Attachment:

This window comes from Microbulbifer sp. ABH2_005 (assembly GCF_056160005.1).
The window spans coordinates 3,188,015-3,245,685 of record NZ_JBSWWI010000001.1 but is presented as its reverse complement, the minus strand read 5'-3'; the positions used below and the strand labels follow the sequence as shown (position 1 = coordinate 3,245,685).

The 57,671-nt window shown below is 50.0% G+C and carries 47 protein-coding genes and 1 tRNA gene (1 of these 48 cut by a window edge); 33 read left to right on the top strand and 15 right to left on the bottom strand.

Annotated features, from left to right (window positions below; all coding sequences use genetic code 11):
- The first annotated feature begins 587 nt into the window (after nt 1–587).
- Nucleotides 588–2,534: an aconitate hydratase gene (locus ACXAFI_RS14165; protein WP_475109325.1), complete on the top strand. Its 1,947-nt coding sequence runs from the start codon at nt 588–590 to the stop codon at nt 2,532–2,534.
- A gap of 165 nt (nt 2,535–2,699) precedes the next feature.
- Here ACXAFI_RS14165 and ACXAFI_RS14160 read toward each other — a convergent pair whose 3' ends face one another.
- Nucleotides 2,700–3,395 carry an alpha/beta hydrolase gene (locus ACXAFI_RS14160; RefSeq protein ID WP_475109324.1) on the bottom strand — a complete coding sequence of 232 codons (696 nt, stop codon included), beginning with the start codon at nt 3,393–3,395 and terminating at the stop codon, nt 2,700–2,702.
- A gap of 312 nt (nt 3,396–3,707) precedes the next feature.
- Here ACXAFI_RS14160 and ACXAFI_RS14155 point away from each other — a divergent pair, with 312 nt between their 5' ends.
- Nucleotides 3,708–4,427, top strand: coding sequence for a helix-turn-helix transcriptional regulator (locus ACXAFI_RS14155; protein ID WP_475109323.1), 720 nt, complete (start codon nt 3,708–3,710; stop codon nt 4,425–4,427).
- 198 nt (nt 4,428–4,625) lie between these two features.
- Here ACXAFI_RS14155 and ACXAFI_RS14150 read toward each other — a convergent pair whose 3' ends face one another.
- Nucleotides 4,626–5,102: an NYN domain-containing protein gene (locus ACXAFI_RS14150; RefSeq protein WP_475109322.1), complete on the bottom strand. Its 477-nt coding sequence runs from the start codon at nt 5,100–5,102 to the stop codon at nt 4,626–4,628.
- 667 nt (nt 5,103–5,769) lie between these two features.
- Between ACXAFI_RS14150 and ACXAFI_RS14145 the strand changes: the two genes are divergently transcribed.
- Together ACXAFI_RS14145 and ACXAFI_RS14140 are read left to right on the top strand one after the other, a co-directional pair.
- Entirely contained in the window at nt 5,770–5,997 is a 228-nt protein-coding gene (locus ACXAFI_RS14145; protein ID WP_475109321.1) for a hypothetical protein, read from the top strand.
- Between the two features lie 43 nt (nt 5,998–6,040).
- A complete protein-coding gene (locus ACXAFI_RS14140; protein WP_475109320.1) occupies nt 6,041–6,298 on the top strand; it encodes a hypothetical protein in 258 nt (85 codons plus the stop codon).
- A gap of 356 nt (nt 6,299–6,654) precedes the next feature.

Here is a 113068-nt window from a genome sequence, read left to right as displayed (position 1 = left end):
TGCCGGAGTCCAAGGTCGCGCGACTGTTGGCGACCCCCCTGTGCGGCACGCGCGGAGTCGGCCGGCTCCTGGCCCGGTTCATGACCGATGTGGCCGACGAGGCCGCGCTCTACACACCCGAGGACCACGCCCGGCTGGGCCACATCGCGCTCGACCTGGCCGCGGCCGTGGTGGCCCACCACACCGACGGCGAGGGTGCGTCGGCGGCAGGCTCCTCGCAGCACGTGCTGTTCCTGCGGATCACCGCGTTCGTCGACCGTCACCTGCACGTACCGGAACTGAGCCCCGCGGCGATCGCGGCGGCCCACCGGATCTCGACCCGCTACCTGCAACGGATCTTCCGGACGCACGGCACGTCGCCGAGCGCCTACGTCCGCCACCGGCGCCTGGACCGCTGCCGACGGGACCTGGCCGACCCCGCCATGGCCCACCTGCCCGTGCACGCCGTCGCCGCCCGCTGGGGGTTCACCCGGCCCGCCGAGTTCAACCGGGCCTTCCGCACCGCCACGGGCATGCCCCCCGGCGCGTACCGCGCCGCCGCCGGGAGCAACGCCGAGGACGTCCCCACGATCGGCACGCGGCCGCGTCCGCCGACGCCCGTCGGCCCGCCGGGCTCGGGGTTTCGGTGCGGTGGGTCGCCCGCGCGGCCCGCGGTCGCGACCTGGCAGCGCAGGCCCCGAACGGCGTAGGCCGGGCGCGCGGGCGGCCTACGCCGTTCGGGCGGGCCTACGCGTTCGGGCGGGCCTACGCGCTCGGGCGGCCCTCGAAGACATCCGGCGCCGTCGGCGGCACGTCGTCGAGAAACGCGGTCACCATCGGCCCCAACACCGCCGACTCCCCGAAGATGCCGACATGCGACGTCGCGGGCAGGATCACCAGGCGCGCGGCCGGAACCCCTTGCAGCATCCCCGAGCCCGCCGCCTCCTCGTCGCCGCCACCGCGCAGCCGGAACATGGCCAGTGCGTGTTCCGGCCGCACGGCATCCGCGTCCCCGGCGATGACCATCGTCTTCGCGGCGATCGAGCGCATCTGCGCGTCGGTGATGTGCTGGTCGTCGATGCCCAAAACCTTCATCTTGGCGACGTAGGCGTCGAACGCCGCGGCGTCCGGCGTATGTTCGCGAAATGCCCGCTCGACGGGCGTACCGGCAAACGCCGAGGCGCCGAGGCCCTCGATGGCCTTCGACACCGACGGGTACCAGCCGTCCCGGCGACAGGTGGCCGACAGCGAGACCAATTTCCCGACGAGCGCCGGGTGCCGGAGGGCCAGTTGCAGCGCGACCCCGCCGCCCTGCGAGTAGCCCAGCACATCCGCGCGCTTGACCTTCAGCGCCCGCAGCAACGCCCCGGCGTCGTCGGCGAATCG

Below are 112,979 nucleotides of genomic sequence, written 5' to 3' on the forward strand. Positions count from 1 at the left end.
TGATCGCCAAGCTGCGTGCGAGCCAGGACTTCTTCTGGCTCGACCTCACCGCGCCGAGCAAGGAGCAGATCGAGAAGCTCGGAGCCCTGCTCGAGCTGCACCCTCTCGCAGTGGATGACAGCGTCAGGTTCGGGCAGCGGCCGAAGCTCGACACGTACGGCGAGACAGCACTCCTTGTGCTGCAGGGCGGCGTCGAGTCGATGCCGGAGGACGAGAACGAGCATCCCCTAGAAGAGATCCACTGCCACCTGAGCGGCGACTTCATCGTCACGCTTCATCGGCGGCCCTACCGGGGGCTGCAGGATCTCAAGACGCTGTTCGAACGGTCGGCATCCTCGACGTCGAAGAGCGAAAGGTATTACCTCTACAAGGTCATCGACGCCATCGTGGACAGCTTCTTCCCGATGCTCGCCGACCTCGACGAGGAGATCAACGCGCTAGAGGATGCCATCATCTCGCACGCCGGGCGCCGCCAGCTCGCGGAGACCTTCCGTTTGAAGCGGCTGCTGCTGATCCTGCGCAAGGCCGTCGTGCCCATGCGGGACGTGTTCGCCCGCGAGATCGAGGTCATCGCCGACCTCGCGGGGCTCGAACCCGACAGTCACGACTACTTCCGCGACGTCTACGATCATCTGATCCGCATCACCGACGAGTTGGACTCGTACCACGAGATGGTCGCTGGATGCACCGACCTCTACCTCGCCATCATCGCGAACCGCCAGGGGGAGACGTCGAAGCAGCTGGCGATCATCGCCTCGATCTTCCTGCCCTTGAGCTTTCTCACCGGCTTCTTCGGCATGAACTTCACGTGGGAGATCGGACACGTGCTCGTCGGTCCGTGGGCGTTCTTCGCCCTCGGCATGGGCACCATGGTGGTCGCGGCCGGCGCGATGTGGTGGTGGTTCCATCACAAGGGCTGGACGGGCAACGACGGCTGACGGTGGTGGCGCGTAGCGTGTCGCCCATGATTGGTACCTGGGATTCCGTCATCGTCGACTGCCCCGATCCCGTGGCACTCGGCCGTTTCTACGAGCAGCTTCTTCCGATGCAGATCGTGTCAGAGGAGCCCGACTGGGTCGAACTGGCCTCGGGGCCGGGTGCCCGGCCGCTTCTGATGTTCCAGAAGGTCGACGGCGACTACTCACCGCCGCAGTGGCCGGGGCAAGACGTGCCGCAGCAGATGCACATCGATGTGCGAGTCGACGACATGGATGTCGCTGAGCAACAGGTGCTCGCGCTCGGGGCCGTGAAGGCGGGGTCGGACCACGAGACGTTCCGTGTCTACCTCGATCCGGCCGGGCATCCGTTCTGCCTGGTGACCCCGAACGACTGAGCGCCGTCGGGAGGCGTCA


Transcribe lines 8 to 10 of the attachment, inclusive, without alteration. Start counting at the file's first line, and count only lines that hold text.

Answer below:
- Here ACXAFI_RS14165 and ACXAFI_RS14160 read toward each other — a convergent pair whose 3' ends face one another.
- Nucleotides 2,700–3,395 carry an alpha/beta hydrolase gene (locus ACXAFI_RS14160; RefSeq protein ID WP_475109324.1) on the bottom strand — a complete coding sequence of 232 codons (696 nt, stop codon included), beginning with the start codon at nt 3,393–3,395 and terminating at the stop codon, nt 2,700–2,702.
- A gap of 312 nt (nt 3,396–3,707) precedes the next feature.